Using Multiple Versions of Python with Sublime Text 3



Note: This post is strictly about setting up Sublime Text 3 to build and run Python scripts with multiple versions of Python installed. IDE’s such as PyCharm are outside the scope of this topic.

One of the most irritating things about coding Python or other interpreted languages in a text editor is the lack of ability to build or run the program. Programming in a text editor like Notepad or similar requires the use of multiple applications to create and test your code. For instance, you need to have your editor open to write your code and a console of your choice to run and test the code. This can be a bit of a pain to a programmer’s workflow, constantly switching back and forth and entering commands to see a result.

This problem is further compounded when working on a Windows system with multiple versions of Python, like Python 2.7 and 3.5. In this situation where there isn’t a Python PATH variable set, you have to use the Py Launcher to run scripts:

# py -v where -v denotes Python version number ie -2, -2.7, -3, -3.5
> py -3
# -v can be omitted when using "shebangs", which is explained later.

Sublime Text Support

For users of Sublime Text, though, this is a non-issue. ST comes with a set of pre-made extensions that allow a programmer to quickly build many different types of languages. The results, errors, and build time will be displayed in the built in build console.


Cuda-C++ is not included by default, but installed with the CUDA plugin

For a user with a PATH variable set for Python, everything should be good to go!

But, for those like me  with multiple installations and no PATH, we have some work to do. We’ll look at how to set up Sublime to use the Py Launcher. First, we need to access a build file. One can either create a new build system, or modify a default built-in build file.

Create a New Build System

This is useful for if you want to have separate builds for different Python versions or for builds that accomplish different tasks. For those who want to go that route, I’ve placed the base Python build code below (as of Build 3114). Make sure you save your build as BuildName.sublime-build and it is placed in your AppData\Roaming\Sublime Text 3\Packages directory.

 "shell_cmd": "python -u \"$file\"",
 "file_regex": "^[ ]*File \"(...*?)\", line ([0-9]*)",
 "selector": "source.python",

"env": {"PYTHONIOENCODING": "utf-8"},

 "name": "Syntax Check",
 "shell_cmd": "python -m py_compile \"${file}\"",

Accessing a Default Build System

The other way is to edit the original Python build file, which is what I’ve done and what I’ll show you. To do this, there are a few requirements. As Sublime’s build files are stored in .sublime-package archives, we’ll need a plugin that can open these (or an archive manager such as 7-Zip). First, you need to have Package Control installed to easily add and maintain any plugins Sublime Text. Once you have done that, ctrl+shift+P to bring up the Command Palette or go to Tools > Command Palette. Type install and select Package Control: Install Package. From there, search for PackageResourceViewer (PRV) and press enter to install the plugin.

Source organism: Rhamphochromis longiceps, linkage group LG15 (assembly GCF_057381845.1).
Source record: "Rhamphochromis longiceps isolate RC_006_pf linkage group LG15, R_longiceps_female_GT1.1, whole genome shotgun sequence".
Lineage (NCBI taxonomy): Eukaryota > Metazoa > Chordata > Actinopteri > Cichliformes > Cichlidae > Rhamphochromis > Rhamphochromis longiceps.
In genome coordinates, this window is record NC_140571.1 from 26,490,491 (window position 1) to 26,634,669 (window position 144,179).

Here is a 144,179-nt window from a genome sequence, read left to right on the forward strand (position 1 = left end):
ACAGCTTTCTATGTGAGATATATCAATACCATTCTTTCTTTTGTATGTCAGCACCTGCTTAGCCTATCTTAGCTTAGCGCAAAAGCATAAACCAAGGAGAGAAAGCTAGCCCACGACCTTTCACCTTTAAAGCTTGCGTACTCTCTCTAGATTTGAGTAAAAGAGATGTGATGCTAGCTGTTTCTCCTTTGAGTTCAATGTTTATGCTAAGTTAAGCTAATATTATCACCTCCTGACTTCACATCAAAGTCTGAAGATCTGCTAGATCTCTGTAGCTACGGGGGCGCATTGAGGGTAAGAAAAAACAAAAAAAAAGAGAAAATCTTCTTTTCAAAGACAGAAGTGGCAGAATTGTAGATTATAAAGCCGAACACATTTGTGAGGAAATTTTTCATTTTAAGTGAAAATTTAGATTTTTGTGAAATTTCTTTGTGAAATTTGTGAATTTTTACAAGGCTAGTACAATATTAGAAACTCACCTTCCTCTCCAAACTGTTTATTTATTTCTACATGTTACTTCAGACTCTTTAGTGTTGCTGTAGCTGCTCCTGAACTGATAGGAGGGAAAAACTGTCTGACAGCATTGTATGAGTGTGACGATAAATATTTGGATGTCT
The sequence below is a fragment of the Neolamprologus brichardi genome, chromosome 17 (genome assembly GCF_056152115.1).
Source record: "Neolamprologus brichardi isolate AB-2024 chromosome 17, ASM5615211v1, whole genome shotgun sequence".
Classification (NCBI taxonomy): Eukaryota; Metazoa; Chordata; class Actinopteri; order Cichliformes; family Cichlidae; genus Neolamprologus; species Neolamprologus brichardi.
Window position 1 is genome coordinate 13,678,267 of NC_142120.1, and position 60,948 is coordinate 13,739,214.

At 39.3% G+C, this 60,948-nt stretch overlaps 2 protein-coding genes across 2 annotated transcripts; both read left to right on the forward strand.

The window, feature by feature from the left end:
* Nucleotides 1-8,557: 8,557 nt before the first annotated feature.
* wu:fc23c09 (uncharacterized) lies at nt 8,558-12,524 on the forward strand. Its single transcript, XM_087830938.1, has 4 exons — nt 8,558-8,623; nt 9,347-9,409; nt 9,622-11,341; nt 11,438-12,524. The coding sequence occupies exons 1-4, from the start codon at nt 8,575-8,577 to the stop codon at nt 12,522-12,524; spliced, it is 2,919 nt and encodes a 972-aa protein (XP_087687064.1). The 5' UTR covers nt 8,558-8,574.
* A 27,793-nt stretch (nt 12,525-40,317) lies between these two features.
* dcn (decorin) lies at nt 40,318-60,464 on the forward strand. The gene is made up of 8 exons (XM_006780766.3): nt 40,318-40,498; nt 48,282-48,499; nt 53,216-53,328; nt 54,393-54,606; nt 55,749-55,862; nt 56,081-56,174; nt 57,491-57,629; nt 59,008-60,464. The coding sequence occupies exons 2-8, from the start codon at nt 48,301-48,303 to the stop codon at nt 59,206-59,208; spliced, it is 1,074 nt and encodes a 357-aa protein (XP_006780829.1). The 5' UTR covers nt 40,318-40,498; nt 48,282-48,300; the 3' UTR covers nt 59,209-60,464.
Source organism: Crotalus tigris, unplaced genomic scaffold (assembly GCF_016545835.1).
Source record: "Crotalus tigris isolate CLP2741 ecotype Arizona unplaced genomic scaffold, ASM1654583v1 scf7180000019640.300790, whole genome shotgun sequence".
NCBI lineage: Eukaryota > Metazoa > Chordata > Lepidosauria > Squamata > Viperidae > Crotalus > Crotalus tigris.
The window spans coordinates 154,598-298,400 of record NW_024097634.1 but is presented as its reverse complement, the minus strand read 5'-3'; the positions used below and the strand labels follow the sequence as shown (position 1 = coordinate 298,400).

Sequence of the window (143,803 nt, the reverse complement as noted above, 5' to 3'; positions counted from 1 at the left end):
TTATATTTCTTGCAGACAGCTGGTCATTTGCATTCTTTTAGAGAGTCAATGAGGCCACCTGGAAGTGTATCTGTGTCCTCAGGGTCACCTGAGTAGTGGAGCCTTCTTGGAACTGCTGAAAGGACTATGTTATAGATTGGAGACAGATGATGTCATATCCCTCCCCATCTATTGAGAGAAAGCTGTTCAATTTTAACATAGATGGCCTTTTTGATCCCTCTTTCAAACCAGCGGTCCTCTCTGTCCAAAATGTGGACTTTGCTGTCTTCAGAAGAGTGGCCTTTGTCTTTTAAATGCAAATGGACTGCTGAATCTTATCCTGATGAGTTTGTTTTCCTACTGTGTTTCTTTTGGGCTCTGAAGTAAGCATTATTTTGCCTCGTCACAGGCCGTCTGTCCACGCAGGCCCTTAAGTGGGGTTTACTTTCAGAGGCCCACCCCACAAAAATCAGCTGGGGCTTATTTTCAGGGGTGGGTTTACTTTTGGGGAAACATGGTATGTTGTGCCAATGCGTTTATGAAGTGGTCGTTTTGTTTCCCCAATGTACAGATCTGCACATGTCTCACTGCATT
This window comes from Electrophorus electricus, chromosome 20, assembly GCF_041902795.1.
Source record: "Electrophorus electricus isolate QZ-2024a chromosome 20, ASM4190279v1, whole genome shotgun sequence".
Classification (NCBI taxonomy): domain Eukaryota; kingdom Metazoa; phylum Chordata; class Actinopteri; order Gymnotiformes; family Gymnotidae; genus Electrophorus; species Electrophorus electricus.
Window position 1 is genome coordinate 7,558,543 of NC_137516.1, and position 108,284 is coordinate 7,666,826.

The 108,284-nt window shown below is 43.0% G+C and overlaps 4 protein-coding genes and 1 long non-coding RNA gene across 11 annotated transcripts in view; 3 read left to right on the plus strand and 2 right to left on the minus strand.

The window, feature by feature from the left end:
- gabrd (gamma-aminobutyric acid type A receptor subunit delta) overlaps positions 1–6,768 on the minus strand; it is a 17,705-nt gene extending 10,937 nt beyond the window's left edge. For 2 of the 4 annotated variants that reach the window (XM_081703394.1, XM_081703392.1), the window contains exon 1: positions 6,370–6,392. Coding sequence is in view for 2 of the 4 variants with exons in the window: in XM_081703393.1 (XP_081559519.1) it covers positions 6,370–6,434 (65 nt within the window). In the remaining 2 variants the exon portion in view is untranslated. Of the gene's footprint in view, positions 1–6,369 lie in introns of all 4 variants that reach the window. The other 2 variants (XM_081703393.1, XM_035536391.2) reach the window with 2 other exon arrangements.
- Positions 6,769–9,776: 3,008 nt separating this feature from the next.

After you have PRV installed open up the Command Palette again, type prv then select PackageResourceViewer: Open Resource. Search for Python and then build. Select Python.sublime-build to open the file. If you went the way of using an archive manager like 7-Zip, the build files can be found by opening the Python.sublime-package in C:\Program Files\Sublime Text 3\Packages.

Editing the Build File

Once you have the build file open (regardless of method used above), there is only one word that needs to be changed. In the first line change python to py , press save and you’re done! Ignore the "variants" section, as it’s unnecessary to change. For a while I had “variants” changed and not the overall “shell_cmd” and it would not let me build GUI applications.

Running your script from Sublime Text

Now you can ctrl+B to your heart’s content and watch builds fly by without ever leaving the app. It should be noted that Sublime Text’s build console has one minor/major limitation: It does not accept user input. So if you have input() or raw_input() anywhere in your script, the build system will fail. You will have to go back to the command line and use the py command for this to work.*

How does py launcher and Sublime Text know what version of Python to use? The magic is in the shebang line. At the top of each file that can be executed independently, use the line #! pythonX where the X is the version of Python you wish to use. Based on this shebang value, the py launcher will determine the correct version of Python to use. Otherwise, it will pick it’s own version to use, for me that’s 2.7. If you still need to run scripts from a command line, you can simply use py when using the shebang method.

To confirm this is indeed working, from a command line run the following script with and without shebang lines using the py command:

#! pythonX
import sys

If you have any questions, concerns, or suggestions regarding the topic at hand feel free to leave a comment down below! For those looking for even greater Python support in Sublime Text 3, please check out this post by Real Python on Setting Up Sublime Text 3 for Full Stack Python Development.

* It is possible for you to use the Python Interactive Shell with support for user input in Sublime Text 3 through the use of SublimeREPL, but that will be for a future post.

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